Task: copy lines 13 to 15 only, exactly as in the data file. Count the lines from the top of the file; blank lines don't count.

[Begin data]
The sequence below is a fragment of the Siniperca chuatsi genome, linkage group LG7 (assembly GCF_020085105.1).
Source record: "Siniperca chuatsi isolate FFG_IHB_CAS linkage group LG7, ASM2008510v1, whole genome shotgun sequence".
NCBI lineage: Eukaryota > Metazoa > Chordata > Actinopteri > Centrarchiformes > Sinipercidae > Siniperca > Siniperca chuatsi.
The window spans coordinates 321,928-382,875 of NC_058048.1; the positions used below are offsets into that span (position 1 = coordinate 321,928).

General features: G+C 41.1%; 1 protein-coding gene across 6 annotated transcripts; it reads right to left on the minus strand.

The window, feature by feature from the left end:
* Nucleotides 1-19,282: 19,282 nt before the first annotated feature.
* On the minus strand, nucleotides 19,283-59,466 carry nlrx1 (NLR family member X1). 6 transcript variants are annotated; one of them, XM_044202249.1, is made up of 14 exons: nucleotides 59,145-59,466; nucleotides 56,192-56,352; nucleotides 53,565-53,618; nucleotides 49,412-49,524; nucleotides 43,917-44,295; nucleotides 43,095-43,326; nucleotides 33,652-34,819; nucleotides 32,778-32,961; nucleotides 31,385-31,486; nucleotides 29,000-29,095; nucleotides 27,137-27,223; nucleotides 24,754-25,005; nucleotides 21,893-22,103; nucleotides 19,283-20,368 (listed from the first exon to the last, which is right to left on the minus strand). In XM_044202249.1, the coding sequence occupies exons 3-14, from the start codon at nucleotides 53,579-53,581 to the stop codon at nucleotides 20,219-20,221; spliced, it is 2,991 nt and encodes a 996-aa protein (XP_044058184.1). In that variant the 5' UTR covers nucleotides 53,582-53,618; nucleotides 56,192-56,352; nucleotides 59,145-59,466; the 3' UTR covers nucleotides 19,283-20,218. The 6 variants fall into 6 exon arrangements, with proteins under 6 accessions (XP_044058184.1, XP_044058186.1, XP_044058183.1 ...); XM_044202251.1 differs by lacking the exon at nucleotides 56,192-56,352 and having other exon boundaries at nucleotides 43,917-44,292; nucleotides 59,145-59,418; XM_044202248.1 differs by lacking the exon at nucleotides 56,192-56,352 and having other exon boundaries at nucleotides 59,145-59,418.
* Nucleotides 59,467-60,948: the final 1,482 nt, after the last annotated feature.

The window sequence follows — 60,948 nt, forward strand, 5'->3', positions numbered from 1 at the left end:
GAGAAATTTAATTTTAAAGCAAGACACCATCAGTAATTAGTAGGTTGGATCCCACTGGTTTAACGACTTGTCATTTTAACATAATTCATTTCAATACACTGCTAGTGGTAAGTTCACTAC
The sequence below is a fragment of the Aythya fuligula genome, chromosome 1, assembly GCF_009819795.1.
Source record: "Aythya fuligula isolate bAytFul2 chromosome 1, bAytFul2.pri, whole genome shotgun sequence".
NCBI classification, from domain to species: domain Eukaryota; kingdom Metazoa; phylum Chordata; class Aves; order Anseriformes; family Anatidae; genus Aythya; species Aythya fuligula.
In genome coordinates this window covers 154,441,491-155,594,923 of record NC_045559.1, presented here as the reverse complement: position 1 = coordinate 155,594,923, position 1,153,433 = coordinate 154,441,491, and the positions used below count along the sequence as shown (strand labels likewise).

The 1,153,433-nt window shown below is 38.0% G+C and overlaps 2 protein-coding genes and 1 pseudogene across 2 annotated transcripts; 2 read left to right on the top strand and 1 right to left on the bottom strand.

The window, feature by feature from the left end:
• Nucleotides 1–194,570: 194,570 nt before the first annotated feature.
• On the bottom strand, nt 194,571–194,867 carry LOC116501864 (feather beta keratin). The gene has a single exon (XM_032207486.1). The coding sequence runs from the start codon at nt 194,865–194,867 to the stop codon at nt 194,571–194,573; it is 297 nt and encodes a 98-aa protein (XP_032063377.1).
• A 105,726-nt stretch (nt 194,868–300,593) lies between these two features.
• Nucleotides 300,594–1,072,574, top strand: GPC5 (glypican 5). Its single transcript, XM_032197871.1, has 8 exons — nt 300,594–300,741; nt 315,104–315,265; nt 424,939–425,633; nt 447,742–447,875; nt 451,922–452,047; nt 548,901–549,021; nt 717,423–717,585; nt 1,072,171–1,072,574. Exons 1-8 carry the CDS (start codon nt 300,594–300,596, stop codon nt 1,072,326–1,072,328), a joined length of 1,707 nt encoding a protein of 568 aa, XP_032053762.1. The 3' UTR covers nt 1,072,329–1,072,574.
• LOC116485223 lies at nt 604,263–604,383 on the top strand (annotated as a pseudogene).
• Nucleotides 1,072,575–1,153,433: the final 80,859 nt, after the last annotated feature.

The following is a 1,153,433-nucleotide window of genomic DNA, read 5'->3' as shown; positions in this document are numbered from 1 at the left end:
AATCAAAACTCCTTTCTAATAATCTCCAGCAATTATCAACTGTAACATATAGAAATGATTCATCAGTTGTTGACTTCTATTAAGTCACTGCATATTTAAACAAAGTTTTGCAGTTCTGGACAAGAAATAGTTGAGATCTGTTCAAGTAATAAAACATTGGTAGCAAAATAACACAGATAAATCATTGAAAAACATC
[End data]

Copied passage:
Source record: "Aythya fuligula isolate bAytFul2 chromosome 1, bAytFul2.pri, whole genome shotgun sequence".
NCBI classification, from domain to species: domain Eukaryota; kingdom Metazoa; phylum Chordata; class Aves; order Anseriformes; family Anatidae; genus Aythya; species Aythya fuligula.
In genome coordinates this window covers 154,441,491-155,594,923 of record NC_045559.1, presented here as the reverse complement: position 1 = coordinate 155,594,923, position 1,153,433 = coordinate 154,441,491, and the positions used below count along the sequence as shown (strand labels likewise).